The balancing act of income and net worth
Maintaining a balance between net worth and income will need to be adapted throughout your lifetime – learning strategies to manage the two can help.
There are a multitude of acronyms used to describe households and financial status. You may have heard of KIPPERS (Kids In Parents Pockets Eroding Retirement Savings), MUPPIE (Middle-aged Upcoming Prosperous Professional) or RINKs (Retired Income No Kids). But has HENRY made it onto your radar? And might it apply to you, or your younger loved ones?
Who are HENRYs?
HENRY stands for High Earner, Not Rich Yet. You may be someone who pursued higher education and makes a salary commensurate with the investment you put in – but on the flip side, you’re saddled with student loans, pay high taxes, have a hefty mortgage and are up against high living expenses. Maybe you’re a doctor, lawyer, psychologist, educator or other professional with little savings or investments, making you feel like generational wealth might be a far-away destination.
It can vary a bit If you’re looking for the strict definition of a HENRY. Some cite HENRYs’ earnings between $100,000 and $500,000. But salary is relative because costs vary significantly depending on where you live. Being in the HENRY category means you might need a strategic plan to make long-term progress if your income is tied up in expenses and loan payoffs. Plus, the loss of your job could be a financial catastrophe; locking yourself into expenses that track with your current income, but not your overall wealth, can also be a problem.
Building wealth over time
Some simple but effective strategies can allow you to build long-term wealth while addressing your immediate needs like debt repayment and living expenses.
Consider two moves that could free up more cash to invest in other assets. First, reduce your current tax bill by contributing the maximum to your employer-sponsored pretax 401(k), and consider other tax-advantaged savings vehicles like traditional IRAs and HSAs that can further reduce your current tax burden.
Second, consider your location. For some, where you live is intrinsic to your current position – but for others, if you have the option for hybrid work or working from home, consider moving to a less expensive geographic area.
A thorough look at day-to-day fixed and flexible expenses is also necessary to free up more cash to invest. You may have some “lifestyle creep” in the form of leisure, entertainment and other flexible expenses that may seem like necessities but, upon closer inspection, wouldn’t leave you in a dire situation if they were reduced.
Debt is another area where HENRYs should be mindful. School, auto or personal loans – and credit card debt – are often the primary areas where you can make changes. In addition, consider asking for an interest reduction from your credit card companies if you’ve been an on-time payer with a long and consistent track record. All this requires is a “goodwill letter” to your credit card company – a sample of which can be found easily online.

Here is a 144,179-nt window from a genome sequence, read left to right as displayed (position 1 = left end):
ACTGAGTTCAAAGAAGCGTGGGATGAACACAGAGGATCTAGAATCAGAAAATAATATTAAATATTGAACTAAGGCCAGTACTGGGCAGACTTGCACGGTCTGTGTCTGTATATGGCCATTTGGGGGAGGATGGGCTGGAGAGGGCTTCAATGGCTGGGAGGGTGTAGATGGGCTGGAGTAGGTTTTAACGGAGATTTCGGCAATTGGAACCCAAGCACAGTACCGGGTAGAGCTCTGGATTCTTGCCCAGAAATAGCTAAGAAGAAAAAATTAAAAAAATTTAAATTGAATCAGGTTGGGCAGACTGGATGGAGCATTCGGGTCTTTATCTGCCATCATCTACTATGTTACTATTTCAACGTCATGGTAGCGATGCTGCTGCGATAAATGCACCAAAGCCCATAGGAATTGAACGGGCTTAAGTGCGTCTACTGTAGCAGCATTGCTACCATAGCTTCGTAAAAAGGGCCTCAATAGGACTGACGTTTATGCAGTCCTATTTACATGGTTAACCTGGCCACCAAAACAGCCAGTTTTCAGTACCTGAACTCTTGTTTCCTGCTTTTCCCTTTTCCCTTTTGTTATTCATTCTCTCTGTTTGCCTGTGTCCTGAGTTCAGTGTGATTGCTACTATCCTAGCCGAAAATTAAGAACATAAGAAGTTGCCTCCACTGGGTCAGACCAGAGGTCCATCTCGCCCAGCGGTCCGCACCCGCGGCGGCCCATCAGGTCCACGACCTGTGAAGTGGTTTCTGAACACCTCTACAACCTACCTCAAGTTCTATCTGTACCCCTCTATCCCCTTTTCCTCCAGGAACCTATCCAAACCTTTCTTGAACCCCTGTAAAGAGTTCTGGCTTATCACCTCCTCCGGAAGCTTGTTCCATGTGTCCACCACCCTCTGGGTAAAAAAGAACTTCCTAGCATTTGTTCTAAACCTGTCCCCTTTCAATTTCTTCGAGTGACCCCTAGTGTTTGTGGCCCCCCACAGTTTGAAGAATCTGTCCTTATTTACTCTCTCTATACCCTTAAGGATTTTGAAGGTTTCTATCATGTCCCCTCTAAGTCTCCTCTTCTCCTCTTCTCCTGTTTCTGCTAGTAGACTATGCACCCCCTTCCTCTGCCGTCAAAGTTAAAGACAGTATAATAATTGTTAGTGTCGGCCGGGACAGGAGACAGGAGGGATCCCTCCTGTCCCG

The high net worth but low-income camp
Those with high net worth but low income are on the opposite end of the spectrum. Some who fall into this category are business owners whose wealth is tied up in their businesses; others may be early retirees who’ve built up a meaningful investment portfolio and own paid-off properties, but no longer receive a steady income from a paycheck. They’re asset rich, but the major issue is the low amount of available reliable income.
The lack of liquidity comes with risks. This can cause problems in a volatile market, or when there are unexpected higher taxes from selling investments or liquidating portfolio assets, for example, or other unforeseen expenses.
Short- and long-term plans
Diversifying your assets for more short- and long-term flexibility and reduced risk over time can help meet your cash flow needs. Ideally, if you have a three-to-six-month emergency fund in cash savings, consider where to put money according to liquidity. Your emergency fund, for example, may go into a high-yield savings account or a money market account. Funds you might need access to in the next one to five years can go into T-bills, I-bonds or CDs. Illiquid assets like your house, car or other real estate holdings will be part of your long-term net worth plan and can build your equity.
The bottom line when it comes to balancing your net worth and income throughout your life is that a diverse portfolio with different types of liquidity may be the most appropriate for building long-term wealth, maximizing your cash flow and creating a life you love. Talk to your advisor about where you fall in these categories and how you can move the needle to create a more balanced outlook.
There is no assurance any investment strategy will be successful. Investing involves risk including the possible loss of capital. Diversification does not guarantee a profit nor protect against loss. Any withdrawals from tax deferred accounts, such as a 401(k) or IRA, may be subject to income taxes and prior to age 59 1/2 a 10% federal penalty tax may also apply.